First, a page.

2 minutes reading

Bertien van Manen (b.1942, The Netherlands) grew up in a Dutch mining community in the 1950s before beginning her career in photography. Though she was initially a fashion photographer, her fascination with her own mining heritage led her to the Appalachians area of the US as she ventured into the world of documentary photography. On a trip to the Appalachians in Kentucky in 1985, she met Mavis and Junior, two miners who lived in a trailer overlooking a small town called Cumberland. As van Manen returned to the region several times until 2013, she met more mining families living nearby. Moonshine documents the personal lives and developments of these families over a period of almost three decades.

Throughout the book, none of the photographs are accompanied by a title, making it unclear when the photo was taken and who the subjects are. The only possible indication of time gone by is the fact that the book alternates between black-and-white and colour photographs. For the rest, the only way for us to distinguish between a photograph taken in the '80s and one taken in the '00s is by looking at hair and clothing styles – though, they seem to have changed relatively little in that region.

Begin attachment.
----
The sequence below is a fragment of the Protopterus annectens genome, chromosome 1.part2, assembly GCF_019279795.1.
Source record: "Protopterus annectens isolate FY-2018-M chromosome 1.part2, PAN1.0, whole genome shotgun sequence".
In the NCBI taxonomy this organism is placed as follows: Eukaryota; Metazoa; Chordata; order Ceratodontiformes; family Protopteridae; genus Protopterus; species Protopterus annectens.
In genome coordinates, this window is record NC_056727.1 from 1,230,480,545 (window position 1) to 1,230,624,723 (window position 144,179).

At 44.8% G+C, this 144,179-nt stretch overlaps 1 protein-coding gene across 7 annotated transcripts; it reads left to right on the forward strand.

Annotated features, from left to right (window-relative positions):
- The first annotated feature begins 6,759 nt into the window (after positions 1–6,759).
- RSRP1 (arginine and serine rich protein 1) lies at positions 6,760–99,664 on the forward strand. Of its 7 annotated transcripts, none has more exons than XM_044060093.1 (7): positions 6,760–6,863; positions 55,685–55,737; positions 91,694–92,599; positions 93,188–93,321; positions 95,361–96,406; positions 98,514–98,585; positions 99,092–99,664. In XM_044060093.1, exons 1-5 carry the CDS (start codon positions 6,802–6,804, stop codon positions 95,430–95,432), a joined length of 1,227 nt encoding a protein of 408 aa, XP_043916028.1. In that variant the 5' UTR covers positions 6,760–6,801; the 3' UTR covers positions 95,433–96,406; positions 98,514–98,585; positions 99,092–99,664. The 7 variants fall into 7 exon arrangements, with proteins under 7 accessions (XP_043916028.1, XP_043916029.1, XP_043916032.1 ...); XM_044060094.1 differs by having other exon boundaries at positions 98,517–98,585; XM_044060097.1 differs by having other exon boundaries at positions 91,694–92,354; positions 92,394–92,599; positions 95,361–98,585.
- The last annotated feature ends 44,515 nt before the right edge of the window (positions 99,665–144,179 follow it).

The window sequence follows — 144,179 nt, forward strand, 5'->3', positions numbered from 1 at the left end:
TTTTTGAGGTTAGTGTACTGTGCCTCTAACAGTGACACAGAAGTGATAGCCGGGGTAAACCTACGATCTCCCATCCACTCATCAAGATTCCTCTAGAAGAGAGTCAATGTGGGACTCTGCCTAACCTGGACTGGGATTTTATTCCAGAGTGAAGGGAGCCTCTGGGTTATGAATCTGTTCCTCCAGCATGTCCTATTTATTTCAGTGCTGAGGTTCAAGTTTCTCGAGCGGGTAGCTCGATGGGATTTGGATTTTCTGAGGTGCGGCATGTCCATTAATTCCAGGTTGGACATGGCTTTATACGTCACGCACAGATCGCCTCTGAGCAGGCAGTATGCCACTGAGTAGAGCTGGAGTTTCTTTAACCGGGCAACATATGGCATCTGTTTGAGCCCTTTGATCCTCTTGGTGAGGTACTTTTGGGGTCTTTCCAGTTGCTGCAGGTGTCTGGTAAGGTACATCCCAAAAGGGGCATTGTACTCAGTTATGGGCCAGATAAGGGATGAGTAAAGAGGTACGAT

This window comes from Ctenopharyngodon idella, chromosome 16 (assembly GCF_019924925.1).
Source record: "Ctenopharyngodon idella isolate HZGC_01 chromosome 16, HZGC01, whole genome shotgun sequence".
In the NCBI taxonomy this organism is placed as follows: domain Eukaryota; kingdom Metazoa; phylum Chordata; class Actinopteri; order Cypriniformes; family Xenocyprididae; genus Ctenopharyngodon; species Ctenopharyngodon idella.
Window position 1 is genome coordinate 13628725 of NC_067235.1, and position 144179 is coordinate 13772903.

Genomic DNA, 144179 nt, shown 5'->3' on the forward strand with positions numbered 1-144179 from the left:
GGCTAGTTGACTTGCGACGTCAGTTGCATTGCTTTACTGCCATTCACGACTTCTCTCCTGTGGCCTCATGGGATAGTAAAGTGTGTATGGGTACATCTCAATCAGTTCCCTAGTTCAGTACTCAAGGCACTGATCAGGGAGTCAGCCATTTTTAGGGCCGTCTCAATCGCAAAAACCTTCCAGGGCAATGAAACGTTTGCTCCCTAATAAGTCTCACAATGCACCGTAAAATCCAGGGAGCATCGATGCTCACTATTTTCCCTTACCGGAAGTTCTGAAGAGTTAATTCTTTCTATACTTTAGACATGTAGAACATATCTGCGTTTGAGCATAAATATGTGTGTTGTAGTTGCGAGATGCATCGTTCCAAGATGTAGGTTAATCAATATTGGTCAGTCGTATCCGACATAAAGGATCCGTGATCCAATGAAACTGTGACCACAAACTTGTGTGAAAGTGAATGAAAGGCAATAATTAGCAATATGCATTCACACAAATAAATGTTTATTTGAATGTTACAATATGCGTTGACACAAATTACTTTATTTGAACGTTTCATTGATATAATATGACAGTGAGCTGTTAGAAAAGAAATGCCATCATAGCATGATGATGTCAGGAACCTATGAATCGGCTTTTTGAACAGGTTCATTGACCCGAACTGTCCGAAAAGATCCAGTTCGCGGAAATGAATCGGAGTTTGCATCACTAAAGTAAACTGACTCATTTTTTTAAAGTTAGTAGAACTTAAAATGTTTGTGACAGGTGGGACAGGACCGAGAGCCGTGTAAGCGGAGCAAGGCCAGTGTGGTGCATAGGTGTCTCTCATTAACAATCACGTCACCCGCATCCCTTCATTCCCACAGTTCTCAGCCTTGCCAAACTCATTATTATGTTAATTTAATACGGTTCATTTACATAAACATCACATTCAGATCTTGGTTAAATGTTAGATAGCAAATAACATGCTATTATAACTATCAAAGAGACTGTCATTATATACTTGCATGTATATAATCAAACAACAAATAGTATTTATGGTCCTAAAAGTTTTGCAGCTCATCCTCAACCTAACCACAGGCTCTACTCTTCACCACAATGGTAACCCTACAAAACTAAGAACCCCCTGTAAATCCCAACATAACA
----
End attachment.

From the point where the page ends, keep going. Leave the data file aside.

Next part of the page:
Most of the photographs are observed portraits of people from the different mining families, but van Manen has also included some landscape photographs to portray the changing landscape due to the demise of the mining industry. In one photograph she shows a building interior in which the roof has fallen in, leaving the abandoned building utterly decimated.

Van Manen's portraits of the families, however, show a different side to these mining towns. She captures their day-to-day lives, including ordinary moments. One black-and-white image, for example, shows an elderly woman sitting on the porch, with a young woman, perhaps her daughter or granddaughter, kneeled next to her and brushing her hair. Another colour photograph portrays two young kids playing in the living room. The little girl, legs up in the air, lays on the couch while in the background a young boy is intrigued by some work-out equipment.

Van Manen has also captured very private moments, both happy and sad, such as the funeral of a family member. In several colour photographs, spread throughout the book, we see a family at a graveyard saying goodbye, but also a photograph of the casket in which half of the face of an elderly man is portrayed.

Moonshine moves along the spectrum of emotions in the moments that she captures, though is not afraid also to include time spent as merely passing, whether it was time thirty years ago, twenty years ago, or relatively recently. Considering this set-up, this book is not concerned with telling either a chronological story or a story about specific families. Rather, by mixing scenes from the lives of these different families with landscapes of their surrounding area, van Manen conveys a certain portrait of life experience, over time, about the Appalachians and its inhabitants.

Moonshine is available from MACK.